A Writer’s Haven

Dating from c.1800, this house in Banagher, County Offaly is described in http://www.buildingsofireland as being a striking feature of the streetscape ‘and one of the grandest structures within the town.’ The bowed breakfront with conical roof and the finely tooled stone doorcase is charming, as are the Wyatt windows on ground and first floor. In use as an hotel from the early 19th century onwards, two celebrated writers spent several years here: Anthony Trollope between 1841 and 1844 while working as a Post Office Surveyor’s Clerk (and writing his first published novel The McDermotts of Ballycloran) and James Pope-Hennessy in the early 1970s while writing biographies of both Trollope and Robert Louis Stevenson. Badly damaged in an arson attack in September 2012, damage to the building was not repaired which now looks in danger of being lost forever.

9 comments on “A Writer’s Haven

  1. liam mansfield says:

    A shame it could be a Trollope museum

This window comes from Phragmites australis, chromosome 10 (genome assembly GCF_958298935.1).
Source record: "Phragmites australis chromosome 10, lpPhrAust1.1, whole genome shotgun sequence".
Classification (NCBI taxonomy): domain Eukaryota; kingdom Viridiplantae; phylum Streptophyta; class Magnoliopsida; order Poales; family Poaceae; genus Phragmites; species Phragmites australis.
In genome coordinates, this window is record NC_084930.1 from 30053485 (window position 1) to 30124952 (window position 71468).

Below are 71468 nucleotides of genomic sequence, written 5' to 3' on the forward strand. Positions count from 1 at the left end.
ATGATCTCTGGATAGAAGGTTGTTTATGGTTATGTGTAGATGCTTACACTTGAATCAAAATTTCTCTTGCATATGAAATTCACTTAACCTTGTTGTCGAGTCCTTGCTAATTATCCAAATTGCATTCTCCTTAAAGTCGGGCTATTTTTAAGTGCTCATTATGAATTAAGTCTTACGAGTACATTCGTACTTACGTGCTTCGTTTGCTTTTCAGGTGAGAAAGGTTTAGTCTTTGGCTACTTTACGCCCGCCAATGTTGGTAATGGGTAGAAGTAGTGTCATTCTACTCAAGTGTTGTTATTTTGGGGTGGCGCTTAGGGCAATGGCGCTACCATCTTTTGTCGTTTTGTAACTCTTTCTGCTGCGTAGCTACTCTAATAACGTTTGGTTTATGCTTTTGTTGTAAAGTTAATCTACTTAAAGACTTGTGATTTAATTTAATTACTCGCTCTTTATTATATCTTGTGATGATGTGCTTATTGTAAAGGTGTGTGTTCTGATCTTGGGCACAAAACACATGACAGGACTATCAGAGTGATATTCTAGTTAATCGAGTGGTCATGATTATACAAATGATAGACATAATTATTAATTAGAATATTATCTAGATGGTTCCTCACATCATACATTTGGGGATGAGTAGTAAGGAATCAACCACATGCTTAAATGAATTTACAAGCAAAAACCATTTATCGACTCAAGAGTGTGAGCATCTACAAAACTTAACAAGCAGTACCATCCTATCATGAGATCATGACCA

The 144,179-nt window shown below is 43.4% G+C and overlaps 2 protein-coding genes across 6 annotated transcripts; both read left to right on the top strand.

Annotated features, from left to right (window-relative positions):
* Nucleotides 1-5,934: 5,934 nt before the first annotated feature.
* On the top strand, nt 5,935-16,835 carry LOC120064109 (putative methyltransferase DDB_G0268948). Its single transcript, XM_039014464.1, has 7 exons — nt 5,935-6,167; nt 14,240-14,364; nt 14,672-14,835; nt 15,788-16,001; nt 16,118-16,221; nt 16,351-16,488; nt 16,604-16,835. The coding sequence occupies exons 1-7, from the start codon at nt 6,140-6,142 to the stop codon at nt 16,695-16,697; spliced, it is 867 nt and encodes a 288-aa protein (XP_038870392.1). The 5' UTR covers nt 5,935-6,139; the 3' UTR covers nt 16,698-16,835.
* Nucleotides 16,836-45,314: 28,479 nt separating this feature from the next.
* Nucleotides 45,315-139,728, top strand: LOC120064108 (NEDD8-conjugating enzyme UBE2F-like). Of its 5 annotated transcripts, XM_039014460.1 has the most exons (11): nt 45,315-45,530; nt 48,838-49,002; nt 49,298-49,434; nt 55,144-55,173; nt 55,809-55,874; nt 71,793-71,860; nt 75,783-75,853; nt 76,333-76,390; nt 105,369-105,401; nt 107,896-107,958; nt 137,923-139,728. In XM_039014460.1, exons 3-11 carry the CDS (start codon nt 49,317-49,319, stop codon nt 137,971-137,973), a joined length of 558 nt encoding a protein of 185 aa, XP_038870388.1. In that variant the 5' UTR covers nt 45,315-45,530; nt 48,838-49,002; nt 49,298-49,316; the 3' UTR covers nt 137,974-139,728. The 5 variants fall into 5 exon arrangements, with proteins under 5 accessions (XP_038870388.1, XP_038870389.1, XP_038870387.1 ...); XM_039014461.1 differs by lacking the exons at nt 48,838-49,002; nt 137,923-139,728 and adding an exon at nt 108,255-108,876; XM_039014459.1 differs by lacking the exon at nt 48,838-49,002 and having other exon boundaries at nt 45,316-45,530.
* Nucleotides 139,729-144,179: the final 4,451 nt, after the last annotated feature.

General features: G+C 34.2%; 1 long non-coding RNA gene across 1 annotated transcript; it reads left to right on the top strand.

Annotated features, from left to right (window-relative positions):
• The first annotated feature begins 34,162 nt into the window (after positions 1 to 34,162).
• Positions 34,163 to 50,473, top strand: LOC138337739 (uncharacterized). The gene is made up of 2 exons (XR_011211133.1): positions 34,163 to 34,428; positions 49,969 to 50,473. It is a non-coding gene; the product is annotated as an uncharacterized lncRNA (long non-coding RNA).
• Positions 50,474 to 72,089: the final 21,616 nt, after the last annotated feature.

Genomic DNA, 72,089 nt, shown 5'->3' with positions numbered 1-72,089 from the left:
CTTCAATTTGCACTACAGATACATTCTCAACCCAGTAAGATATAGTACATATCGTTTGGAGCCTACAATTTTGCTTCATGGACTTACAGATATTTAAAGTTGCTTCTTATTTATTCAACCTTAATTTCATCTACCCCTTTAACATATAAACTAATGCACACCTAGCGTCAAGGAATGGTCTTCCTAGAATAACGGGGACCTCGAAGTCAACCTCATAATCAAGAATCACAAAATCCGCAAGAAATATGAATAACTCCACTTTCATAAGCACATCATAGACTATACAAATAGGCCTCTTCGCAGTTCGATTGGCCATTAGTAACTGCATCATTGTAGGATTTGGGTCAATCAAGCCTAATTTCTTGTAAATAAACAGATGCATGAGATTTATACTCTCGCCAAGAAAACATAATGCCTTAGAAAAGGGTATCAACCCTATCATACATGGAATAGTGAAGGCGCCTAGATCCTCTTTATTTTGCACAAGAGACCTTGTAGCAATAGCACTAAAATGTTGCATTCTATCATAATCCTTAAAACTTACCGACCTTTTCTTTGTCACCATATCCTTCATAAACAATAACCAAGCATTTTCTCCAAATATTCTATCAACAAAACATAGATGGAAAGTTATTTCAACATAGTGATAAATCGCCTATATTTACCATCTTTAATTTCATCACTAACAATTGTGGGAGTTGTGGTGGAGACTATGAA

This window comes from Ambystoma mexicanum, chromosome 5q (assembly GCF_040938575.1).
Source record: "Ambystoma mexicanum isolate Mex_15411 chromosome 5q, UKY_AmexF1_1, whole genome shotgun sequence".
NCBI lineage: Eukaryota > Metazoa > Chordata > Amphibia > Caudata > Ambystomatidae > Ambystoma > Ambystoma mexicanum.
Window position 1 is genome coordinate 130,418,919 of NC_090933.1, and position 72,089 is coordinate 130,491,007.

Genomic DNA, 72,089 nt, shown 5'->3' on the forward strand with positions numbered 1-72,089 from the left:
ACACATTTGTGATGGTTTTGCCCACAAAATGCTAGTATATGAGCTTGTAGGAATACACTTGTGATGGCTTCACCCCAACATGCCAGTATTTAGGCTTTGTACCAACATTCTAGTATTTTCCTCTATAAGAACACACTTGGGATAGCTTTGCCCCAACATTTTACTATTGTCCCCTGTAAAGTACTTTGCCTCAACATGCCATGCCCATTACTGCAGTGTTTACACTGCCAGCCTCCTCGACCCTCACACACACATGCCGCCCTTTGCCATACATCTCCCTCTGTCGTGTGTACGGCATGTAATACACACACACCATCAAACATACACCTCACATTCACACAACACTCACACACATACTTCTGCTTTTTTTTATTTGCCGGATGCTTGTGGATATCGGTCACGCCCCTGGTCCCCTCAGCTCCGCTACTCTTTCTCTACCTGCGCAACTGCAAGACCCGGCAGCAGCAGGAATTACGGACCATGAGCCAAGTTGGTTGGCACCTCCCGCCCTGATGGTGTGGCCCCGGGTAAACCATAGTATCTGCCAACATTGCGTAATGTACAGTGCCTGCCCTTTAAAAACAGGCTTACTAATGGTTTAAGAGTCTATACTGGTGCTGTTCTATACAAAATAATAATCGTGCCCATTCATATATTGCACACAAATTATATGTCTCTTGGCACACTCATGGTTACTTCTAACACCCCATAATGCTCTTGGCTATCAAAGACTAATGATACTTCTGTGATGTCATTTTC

…with a plaque for Sir John Wyndham Pope-Hennessy.

  3. Rob Forrester says:

    I cease to be shocked by the disregard of our built heritage. Yet another fine building going to the dogs.

  4. Jerry Barnes says:

    When I see this I want to cry.

  5. I agree with all the above. Sigh.

  6. Julian Humphreys says:

    This is another example of a Protected Structure where the owner is not honouring his obligation to protect it. It may suffer the same fate as Vernon Mount (and other Protected Structures) if Offaly County Council do not take steps to put legal pressure on the owner.

  7. Finola says:

    Looks like you took your life in your hands to get the photographs. So sad.

  8. AnnaM says:

    It is particularly depressing when you look at the photos taken in 2004 when the NIAH survey was carried out. So many fine buildings in our rural towns seem to be suffering a similar fate. Is it easy to gain access? You had good intentions, others may not.

    • It is very easy to gain access, as abundant empty bottles and cans demonstrate. But really the building has already been so remorselessly vandalised by arsonists and others that there is little left to save other than the façade: another instance of a Protected Structure being left unprotected…

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